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Metaverse: a new reality – how will it affect banking? - Part 2

15.12.2022Article
Tobias Tenner
Zeynep Tolun
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Part 2: Banking in the metaverse 

Banking in the metaverse is currently still in its infancy. Experts assume, however, that a combination of decentralised finance (DeFi) and banking and financial services could lead to the creation of special products tailored to meet the specific needs of this new ecosystem in the future. But what does that mean, exactly? How can banks expand into the metaverse?

The next logical step would be for banks to open branches within the metaverse, in order to meet with customers from around the world in a virtual environment. This would save time and money for both banks and customers alike. And indeed, some banks have already taken this step: J.P. Morgan was the first bank in the world to open a branch in the metaverse – in February 2022, this major US bank opened an online lounge in Decentraland. The services it currently offers there include classic banking activities, such as asset management and lending.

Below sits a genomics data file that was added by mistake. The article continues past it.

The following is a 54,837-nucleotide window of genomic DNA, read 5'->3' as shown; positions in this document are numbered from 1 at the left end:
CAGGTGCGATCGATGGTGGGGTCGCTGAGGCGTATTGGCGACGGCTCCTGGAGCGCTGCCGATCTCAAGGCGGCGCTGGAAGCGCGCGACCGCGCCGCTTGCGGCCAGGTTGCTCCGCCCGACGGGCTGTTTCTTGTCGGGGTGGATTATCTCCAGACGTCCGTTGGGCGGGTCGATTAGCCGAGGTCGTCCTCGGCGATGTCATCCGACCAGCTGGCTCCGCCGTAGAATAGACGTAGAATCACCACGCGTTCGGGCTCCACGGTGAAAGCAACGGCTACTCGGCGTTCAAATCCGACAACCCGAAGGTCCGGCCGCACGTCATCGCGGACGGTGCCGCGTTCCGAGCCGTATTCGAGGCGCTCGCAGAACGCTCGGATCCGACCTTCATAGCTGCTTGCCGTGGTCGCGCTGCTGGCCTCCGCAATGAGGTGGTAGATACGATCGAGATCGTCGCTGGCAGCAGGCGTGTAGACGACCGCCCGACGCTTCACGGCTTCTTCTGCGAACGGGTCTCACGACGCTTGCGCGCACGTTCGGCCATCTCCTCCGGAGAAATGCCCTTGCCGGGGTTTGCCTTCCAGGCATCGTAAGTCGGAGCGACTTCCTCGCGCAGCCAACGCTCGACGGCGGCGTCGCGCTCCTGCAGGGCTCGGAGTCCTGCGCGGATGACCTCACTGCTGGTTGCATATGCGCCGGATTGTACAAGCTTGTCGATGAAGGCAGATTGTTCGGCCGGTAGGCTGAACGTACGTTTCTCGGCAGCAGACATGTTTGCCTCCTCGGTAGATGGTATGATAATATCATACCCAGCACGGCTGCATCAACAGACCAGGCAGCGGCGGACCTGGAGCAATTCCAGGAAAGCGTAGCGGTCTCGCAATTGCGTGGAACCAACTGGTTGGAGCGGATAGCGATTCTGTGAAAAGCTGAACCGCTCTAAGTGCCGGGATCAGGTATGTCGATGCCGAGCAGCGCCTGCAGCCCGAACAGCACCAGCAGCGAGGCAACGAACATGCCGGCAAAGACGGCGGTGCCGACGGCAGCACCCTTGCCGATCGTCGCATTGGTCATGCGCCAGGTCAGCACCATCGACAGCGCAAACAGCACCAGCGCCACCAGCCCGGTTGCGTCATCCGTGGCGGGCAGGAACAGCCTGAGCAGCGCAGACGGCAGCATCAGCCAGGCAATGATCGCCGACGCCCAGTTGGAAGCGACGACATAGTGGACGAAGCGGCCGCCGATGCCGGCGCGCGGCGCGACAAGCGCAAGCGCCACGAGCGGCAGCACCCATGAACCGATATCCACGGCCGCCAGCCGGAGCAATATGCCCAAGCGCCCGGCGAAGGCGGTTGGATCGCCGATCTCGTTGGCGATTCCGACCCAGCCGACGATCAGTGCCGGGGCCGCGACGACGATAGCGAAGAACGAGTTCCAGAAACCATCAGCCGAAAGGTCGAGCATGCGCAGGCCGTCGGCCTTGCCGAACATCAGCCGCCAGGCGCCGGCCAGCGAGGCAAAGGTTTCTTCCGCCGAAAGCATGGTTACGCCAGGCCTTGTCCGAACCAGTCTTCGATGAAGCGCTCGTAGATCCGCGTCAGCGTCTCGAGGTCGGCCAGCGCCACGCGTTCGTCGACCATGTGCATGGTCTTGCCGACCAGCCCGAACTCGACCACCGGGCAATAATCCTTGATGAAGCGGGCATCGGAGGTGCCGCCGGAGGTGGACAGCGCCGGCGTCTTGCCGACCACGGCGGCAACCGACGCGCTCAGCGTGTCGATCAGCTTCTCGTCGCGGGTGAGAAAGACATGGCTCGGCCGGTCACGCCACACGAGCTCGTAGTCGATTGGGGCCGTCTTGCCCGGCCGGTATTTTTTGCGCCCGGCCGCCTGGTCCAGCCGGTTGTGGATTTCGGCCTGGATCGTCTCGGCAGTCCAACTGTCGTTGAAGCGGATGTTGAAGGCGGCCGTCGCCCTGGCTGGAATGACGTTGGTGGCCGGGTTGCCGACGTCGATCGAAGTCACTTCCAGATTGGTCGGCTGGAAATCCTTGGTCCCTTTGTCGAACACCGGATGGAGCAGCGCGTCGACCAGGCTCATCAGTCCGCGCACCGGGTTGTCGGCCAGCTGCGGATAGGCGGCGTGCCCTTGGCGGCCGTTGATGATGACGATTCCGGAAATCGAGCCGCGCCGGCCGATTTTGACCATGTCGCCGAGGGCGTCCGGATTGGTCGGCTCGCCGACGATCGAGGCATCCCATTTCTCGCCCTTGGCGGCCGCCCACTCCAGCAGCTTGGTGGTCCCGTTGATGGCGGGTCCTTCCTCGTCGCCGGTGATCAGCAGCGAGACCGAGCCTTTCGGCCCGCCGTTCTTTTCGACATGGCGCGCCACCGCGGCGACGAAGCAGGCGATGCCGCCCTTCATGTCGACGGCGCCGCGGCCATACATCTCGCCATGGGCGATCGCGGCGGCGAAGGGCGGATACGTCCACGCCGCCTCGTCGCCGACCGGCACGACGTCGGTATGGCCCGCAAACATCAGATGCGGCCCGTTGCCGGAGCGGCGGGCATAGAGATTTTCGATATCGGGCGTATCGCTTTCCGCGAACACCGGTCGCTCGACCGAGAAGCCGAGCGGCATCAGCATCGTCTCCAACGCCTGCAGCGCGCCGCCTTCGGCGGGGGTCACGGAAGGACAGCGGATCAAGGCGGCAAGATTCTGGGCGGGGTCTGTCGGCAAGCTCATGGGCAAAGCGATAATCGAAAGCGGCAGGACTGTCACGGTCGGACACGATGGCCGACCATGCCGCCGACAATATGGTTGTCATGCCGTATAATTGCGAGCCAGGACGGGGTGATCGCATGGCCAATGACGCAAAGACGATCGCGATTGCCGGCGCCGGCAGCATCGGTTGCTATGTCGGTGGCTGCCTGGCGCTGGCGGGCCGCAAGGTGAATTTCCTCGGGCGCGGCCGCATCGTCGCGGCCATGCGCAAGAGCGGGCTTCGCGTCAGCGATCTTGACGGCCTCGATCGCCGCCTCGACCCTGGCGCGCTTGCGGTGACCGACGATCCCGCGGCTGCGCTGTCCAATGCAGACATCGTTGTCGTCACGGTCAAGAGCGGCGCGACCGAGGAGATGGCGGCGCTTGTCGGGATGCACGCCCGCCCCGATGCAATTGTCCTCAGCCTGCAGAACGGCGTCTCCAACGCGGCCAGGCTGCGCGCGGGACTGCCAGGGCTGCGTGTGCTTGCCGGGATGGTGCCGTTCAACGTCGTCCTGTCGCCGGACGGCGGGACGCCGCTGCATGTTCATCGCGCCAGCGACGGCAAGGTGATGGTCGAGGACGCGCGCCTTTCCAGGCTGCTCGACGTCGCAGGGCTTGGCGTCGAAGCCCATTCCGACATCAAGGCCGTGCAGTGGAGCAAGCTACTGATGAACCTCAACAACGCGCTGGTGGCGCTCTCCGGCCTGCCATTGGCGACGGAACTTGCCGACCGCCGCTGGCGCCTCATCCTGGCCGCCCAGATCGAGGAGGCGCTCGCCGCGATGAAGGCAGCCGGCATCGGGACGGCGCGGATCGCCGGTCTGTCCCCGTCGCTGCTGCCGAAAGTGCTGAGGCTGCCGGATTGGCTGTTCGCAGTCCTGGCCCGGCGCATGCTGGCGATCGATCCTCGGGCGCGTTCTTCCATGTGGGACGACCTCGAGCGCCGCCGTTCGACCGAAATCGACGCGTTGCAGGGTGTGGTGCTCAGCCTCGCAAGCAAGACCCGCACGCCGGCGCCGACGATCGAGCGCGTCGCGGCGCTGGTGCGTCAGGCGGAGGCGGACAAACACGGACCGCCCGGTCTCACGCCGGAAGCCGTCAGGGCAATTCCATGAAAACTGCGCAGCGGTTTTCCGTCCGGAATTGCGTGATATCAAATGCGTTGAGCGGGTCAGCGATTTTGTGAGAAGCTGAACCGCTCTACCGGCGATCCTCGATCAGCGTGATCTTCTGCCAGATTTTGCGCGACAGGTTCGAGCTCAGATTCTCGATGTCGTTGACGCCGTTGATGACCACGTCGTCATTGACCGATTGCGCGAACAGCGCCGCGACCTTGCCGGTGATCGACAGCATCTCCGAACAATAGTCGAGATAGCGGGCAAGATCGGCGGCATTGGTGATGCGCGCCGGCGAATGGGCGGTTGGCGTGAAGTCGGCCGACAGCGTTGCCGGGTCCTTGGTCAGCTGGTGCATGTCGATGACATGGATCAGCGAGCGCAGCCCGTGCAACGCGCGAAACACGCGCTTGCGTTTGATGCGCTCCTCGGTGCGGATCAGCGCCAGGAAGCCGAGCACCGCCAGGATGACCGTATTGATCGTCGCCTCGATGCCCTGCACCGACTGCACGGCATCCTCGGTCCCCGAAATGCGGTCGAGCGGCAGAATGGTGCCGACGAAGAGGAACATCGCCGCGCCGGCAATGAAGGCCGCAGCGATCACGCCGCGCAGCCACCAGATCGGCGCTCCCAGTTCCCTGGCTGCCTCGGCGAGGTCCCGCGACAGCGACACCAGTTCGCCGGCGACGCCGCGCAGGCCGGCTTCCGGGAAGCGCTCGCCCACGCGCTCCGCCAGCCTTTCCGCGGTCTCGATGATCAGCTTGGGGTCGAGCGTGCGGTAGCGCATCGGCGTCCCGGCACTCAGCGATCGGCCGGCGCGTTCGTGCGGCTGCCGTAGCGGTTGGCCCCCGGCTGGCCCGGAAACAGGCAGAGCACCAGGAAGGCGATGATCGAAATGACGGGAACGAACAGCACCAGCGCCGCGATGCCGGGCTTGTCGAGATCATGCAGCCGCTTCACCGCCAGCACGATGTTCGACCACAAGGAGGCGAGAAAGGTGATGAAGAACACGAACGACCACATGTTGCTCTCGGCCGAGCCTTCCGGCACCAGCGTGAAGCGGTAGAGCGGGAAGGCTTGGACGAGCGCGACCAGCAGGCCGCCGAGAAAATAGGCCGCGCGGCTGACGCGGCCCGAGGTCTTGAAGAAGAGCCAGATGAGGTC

HSBC has also moved into the metaverse, purchasing virtual real estate in The Sandbox in March 2022, with the goal of developing new customer retention methods and creating growth potential. Deutsche Bank has also bought a plot in the metaverse and opened a 3D visitor lounge. At this metaverse branch, visitors can watch videos in an interactive space and get information on a variety of topics.

Of course, these activities do not yet represent incremental innovation, but they do represent the first steps towards learning to utilise the metaverse.

Business sectors for banks in the metaverse

Of course, purchasing virtual real estate and opening a virtual branch might be only the very first steps. It is easy to imagine a series of additional services that banks could offer within the metaverse. 

One example: Banks could utilise their asset holding expertise for digital products such as NFTs and cryptocurrency by offering a variety of consulting services covering the purchase, sale and financing of these products.